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Predator Beetles Released at Scott’s Run to Help Combat Hemlock-Devouring Insect

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Hemlock Predator Planting image 1
 Hemlock tree with two predator beetle nests secured in tree.

In early December, the Urban Forest Management Division (UFMD) released approximately 700 laricobius nigrinus beetles, also known as predator beetles, at Scott’s Run Nature Preserve to eliminate the hemlock woolly Adelgid (HWA) infestation and preserve healthy Eastern Hemlock trees.

The approval to release the beetles came after the Virginia Department of Forestry investigated the hemlock infestation at the nature preserve in late October. Currently the USDA regulates the guidelines on what determines a viable location to release the beetles and how many can be released at any given time.

The beetles are voracious feeders and enjoy HWA as a primary food source. Allowing the beetles to feed on the HWA will help control the invasive pests and help protect the trees.

HWA is an aphid-like insect that feeds on hemlock trees and is native to Asia. First reported in Richmond in 1951, HWA is infesting and killing hemlocks. In 2007, hemlock woolly adelgid (HWA) was found in every county in Virginia.

Predator beetles on hemlock pine branches
Predator beetles on hemlock pine branches.

Eastern Hemlocks are vital to Fairfax County because they are shade tolerant, slow growing trees and can exceed 800 years in age. They are of high value due to the several positive impacts they contribute. Hemlocks are located on slopes and near waters bodies and can secure soil with their root systems. The shade they provide can also lower water temperatures. Many different species of animal use hemlocks for habitat and food sources.

Finding any adelgids on a hemlock tree is an indication of an infestation and that can eventually kill the tree, potentially depleting hemlock populations. An untreated tree will die in 4-10 years.

Once established, predator beetles can have a positive impact quickly, eating HWA egg clusters and adult adelgids throughout the winter. The beetles also lay their eggs in the adelgid egg sacks, so the beetle larvae can eat the adelgids. The beetles can destroy or disturb 80% of egg clusters, drastically diminishing the size of HWA populations.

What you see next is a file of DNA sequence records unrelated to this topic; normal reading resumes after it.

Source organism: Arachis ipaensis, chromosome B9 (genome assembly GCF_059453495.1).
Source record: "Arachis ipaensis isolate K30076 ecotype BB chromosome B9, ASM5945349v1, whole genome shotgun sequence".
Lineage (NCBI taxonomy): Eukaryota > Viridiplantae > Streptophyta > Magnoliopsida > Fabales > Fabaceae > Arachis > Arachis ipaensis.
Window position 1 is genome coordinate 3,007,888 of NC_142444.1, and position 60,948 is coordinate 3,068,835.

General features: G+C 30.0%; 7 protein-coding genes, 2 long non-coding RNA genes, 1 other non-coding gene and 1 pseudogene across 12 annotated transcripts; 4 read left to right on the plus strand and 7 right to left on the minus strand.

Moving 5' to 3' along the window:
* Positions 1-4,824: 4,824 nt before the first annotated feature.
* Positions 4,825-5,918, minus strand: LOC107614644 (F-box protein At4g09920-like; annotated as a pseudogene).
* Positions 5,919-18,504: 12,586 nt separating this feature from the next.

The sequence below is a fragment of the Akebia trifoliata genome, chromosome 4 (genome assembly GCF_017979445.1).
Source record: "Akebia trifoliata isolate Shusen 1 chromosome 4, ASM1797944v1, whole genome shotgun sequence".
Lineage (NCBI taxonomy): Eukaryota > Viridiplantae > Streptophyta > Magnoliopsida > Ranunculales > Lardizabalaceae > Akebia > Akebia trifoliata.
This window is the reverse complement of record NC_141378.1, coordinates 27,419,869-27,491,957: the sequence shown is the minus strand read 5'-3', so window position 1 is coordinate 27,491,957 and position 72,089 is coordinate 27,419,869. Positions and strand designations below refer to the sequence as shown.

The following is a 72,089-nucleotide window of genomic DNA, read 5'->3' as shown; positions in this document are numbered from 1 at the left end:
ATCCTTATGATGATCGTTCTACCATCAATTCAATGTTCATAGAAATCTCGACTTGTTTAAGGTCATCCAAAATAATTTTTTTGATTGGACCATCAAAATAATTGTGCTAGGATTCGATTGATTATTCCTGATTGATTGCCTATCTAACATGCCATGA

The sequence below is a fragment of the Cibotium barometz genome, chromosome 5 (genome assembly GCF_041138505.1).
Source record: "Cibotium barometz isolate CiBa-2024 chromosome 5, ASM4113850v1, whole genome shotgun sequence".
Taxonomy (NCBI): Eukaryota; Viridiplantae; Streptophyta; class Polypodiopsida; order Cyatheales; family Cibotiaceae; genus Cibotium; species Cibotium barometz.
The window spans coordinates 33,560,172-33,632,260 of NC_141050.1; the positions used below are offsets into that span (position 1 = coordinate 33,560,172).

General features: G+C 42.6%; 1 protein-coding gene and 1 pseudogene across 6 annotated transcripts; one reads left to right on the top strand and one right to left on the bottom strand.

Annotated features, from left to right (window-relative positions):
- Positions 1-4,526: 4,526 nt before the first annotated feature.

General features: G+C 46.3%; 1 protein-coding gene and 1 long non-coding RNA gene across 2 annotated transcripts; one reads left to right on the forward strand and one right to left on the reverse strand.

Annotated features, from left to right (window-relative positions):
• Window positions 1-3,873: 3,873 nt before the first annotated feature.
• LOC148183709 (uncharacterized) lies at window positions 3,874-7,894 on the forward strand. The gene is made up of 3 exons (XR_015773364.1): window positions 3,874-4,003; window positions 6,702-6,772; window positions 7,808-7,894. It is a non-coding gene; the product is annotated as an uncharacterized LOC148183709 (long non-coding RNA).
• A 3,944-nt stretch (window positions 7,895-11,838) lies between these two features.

Generally, the guideline specifies releasing 50-100 beetles on the lower branches of the most heavily infested trees. The location, release numbers, and site data are submitted to a national HWA predator database. These release areas are then monitored for the predator establishment by collecting samples of beetle larvae from the release trees.

Virginia Department of Forestry Forest Health Specialist Katlin DeWitt placing predator beetles on hemlock
Virginia Department of Forestry Forest Health Specialist Katlin DeWitt placing predator beetles on hemlock.

Preferred release sites have generally low HWA infestations levels and hemlocks with full canopies and ample new growth. Additionally, the forest floor must have a layer of partly decomposed organic matter such as leaves and fine woody debris for beetle larvae to survive.

In practice, at least 20% of the trees in a hemlock forest should be infested with HWA before releasing beetles. This ensures the beetles have sufficient prey to feed upon and reproduce.

Releasing these predator beetles is a big step forward for UFMD. Predator beetles have been in high demand in the Eastern U.S. as HWA continue to invest more areas.

UFMD Urban Forester I, Ethan McLellan placing predator beetles onto hemlock branches
UFMD Urban Forester I, Ethan McLellan placing predator beetles onto hemlock branches.

According to UFMD Urban Forester II Patrick Obrien, land managers across the east coast are acknowledging that they cannot rely on chemical treatment forever and are moving towards controlling HWA populations by utilizing predator species and, as a result, there are more infested sites than beetles to go around.

The United States Department of Agriculture (USDA) says more than 400,000 predator beetles have been released across the eastern U.S. since 2003.

This is just the first location the county is working to control. UFMD will monitor and conduct beetle surveys over the course of the next two years, while monitoring hemlock populations and assessing other areas in Fairfax County that could be suitable for future releases.

For more information about Hemlock Woolly Adelgid please visit the County website.

Fairfax Virtual Assistant